FIG. 2F is another example GUI 200F illustrating policy data according to another embodiment of the present invention. The present example illustrates a GUI that is used for the entry of hold override policies as shown in 201F. A description 202F is displayed. The name of the institution 203F that defined the override will be displayed. A deposit type 204F is displayed. A new hold code 204F for the override is also displayed. Hold overrides are defined to give certain account holders quicker access to their deposit funds. For example, under a default hold policy (e.g., as defined by the network) for a non-local out of state check deposit, a hold for a specified amount and time is placed on it. A issuer can override this by defining a “no hold” policy on this deposit type. In other words, the account holder will have immediate access to the deposit funds. Issuers might also define hold overrides for account holders that have been long time customers of the institution. These policies take precedence over the default hold policies. If a issuer enters a hold override, the new data will be stored in a web-enabled remote policy database. This remote policy database can be accessed over the internet using secure communications protocols such as TCP/IP or SOAP.

FIG. 3 illustrates a method of authenticating a user according to one embodiment of the present invention. At step 301 a user selects a financial institution. For example, a user may user a touch screen interface to spell out the name of his or her financial institution. At step 302, the user enters his or her account number. At step 303, the kiosk verifies the validity of the account number for the selected financial institution. For example, after an account number is entered, the data is sent over an Internet-based network through the shared branching network to be compared against a database at the selected financial institution. At step 304, the user is notified of the validity of the account number. If the number is invalid, the user is prompted at step 305 to re-enter the account number. If the number is valid, it will be compared against a remote database at step 306 to determine if the user has already registered. If the user has not registered, the user will be prompted to register at step 307. At step 308, a registered user will be prompted to present authentication information. For example, the user may enter a 4-digit PIN and insert a driver's license or any bank card with their name on it. When the card is swiped, the system compares the name on the card with the name(s) of the primary account holder as well as any joint account holders. The account holder is granted access only if the name on the card matches any of these names on file. Once the user is authenticated, they are presented with a menu of services and features at step 309 that would be available to them as if they were in their own financial institution. A unique service offered is the ability to dispense cashier's checks. Previously, account holders must visit a financial institution in person to obtain a cashier's check from a teller. After a service has been performed and completed, the user is asked at step 310 if another service is needed. If another service is needed, the user will be returned to step 309. If the user indicates that they do not want to select another service, the transaction will end and the user is logged out at step 311.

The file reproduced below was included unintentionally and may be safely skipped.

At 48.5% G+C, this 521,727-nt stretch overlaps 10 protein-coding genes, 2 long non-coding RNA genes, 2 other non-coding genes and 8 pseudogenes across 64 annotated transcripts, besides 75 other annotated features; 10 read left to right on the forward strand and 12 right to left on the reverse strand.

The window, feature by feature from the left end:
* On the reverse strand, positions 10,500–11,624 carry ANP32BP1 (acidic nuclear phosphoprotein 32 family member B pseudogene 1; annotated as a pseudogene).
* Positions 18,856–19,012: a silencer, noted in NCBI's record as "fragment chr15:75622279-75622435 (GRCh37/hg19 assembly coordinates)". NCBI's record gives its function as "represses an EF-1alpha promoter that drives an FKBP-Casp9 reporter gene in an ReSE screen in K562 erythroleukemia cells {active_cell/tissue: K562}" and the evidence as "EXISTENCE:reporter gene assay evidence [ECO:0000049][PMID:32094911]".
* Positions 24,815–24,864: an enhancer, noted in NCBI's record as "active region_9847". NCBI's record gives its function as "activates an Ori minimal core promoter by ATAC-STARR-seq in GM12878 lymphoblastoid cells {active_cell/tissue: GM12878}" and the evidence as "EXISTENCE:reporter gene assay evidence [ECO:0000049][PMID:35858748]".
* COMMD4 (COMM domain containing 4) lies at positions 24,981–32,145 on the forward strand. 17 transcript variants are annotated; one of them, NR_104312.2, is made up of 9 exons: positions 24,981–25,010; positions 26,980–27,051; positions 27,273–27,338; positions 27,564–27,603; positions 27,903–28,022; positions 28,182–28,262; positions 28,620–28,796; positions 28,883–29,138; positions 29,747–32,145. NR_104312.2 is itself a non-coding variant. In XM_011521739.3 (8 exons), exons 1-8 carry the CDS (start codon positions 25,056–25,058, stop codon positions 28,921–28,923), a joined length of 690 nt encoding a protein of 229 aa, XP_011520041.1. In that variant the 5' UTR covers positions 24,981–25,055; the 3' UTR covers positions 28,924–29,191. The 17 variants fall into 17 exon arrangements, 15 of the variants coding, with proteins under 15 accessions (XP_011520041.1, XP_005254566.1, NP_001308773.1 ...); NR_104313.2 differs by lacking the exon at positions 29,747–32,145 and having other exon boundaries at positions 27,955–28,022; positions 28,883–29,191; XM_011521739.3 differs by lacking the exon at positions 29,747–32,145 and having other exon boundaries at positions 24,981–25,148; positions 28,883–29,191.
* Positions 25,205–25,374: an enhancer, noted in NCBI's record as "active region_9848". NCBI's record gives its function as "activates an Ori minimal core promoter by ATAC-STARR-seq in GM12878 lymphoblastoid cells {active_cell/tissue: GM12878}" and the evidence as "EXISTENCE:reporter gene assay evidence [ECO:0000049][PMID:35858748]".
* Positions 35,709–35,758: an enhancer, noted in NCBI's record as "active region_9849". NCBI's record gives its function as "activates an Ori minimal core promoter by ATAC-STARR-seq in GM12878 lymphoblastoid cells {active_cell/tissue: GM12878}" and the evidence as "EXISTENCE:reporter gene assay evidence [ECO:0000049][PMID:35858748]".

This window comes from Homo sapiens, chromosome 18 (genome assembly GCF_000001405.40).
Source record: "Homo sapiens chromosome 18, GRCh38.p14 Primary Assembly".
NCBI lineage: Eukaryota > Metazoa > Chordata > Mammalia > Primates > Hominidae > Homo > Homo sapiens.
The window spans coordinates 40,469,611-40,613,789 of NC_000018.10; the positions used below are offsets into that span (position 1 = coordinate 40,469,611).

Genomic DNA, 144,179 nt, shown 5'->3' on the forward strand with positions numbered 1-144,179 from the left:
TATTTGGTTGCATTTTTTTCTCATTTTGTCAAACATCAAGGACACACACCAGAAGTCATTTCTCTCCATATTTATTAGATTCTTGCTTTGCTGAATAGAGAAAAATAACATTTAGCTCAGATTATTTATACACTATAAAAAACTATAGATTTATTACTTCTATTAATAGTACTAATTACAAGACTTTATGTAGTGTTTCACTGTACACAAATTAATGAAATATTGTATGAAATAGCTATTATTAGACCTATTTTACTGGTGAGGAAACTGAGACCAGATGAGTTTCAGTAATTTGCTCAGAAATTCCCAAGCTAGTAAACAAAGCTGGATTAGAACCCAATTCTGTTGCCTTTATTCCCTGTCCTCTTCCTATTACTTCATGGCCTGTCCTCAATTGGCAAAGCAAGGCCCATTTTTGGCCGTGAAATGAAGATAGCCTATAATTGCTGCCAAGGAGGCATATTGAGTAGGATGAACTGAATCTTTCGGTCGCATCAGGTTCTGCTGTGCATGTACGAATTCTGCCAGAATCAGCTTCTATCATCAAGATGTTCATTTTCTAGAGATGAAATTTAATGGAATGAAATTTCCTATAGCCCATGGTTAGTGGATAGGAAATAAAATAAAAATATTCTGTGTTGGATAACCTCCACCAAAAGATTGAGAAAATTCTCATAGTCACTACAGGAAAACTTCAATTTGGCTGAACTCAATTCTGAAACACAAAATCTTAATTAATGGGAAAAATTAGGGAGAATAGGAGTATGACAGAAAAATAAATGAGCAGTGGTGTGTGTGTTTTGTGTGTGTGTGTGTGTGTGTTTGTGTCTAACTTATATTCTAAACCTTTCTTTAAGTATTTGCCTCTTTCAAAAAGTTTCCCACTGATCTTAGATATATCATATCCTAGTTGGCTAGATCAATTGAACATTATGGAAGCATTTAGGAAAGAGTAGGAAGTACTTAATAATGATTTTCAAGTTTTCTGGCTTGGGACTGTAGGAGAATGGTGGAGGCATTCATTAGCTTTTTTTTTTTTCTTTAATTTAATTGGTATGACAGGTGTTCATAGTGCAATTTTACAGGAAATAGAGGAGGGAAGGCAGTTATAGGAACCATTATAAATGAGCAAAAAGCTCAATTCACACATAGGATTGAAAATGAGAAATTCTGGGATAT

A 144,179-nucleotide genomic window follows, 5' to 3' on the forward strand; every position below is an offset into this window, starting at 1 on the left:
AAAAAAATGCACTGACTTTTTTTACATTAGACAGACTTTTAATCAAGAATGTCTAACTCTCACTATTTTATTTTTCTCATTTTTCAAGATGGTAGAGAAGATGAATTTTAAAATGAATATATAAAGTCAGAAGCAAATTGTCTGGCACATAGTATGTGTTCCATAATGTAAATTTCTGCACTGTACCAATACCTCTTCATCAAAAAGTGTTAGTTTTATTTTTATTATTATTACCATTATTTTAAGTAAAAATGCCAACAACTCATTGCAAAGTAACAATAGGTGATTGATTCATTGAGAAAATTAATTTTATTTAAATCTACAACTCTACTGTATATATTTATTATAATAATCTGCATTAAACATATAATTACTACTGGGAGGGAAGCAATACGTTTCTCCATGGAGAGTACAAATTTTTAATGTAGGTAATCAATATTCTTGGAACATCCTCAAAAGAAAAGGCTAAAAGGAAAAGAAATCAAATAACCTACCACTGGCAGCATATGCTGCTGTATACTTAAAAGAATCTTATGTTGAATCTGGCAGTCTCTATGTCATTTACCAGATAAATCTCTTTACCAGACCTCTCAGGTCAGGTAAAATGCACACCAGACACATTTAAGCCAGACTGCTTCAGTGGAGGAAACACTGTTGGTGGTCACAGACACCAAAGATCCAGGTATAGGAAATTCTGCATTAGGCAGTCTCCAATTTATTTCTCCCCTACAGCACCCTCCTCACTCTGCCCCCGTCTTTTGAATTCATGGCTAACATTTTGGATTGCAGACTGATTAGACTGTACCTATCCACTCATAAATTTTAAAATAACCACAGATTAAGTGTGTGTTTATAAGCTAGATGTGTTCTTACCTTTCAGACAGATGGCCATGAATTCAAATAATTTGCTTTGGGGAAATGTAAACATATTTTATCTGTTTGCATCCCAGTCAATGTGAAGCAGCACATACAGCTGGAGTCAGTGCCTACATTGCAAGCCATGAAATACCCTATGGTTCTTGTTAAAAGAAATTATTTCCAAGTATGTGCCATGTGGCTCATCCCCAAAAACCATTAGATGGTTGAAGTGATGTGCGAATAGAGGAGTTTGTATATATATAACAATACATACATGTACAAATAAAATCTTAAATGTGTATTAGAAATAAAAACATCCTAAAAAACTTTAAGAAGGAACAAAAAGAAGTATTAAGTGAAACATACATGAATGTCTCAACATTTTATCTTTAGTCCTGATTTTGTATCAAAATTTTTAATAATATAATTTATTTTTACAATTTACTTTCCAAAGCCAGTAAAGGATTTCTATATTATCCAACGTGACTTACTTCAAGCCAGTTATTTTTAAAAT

FIG. 4 illustrates a method of performing a transaction on a network according to one embodiment of the present invention. FIG. 4 illustrates a method of performing a deposit transaction. At step 401, a user inserts a check into an image scanner at a kiosk. At step 402, the back and front of the check are scanned and the images are stored (e.g. bitmaps). The magnetic encoding (“MICR”) at the bottom of the check is also scanned. The user enters the amount of the deposit using a touchscreen keypad at step 403. At step 404, the bitmap images and MICR obtained from step 402 are passed to an optical character recognition (“OCR”) program. OCR will perform several functions. It will re-read the MICR using optical instead of magnetic techniques. It will detect the check amount, payee name, and check number. It will detect the imprinted name of the paying financial institution. It will determine if a signature is present on the front of the check. It will also determine if a signature is present in the endorsement section on the back of the check. A deposit type is determined at step 405 using the information obtained from step 404. In making this determination, risk policies and routing group information from database tables 406 and 407 are used. If deposit is rejected at step 408, the check is returned to the user. If the deposit is accepted, it will be examined for hold override policies using policy information stored in database 411. Funds availability is calculated and presented to the user at step 412. If the user rejects the deposit at step 413, then the check will be returned at step 414. If the user elects to proceed, deposit information will be printed on the check and stored in a secure internal bin at step 415. At step 416, the check images and deposit information will be posted through the shared branching network 417 to be received by the appropriate financial institution.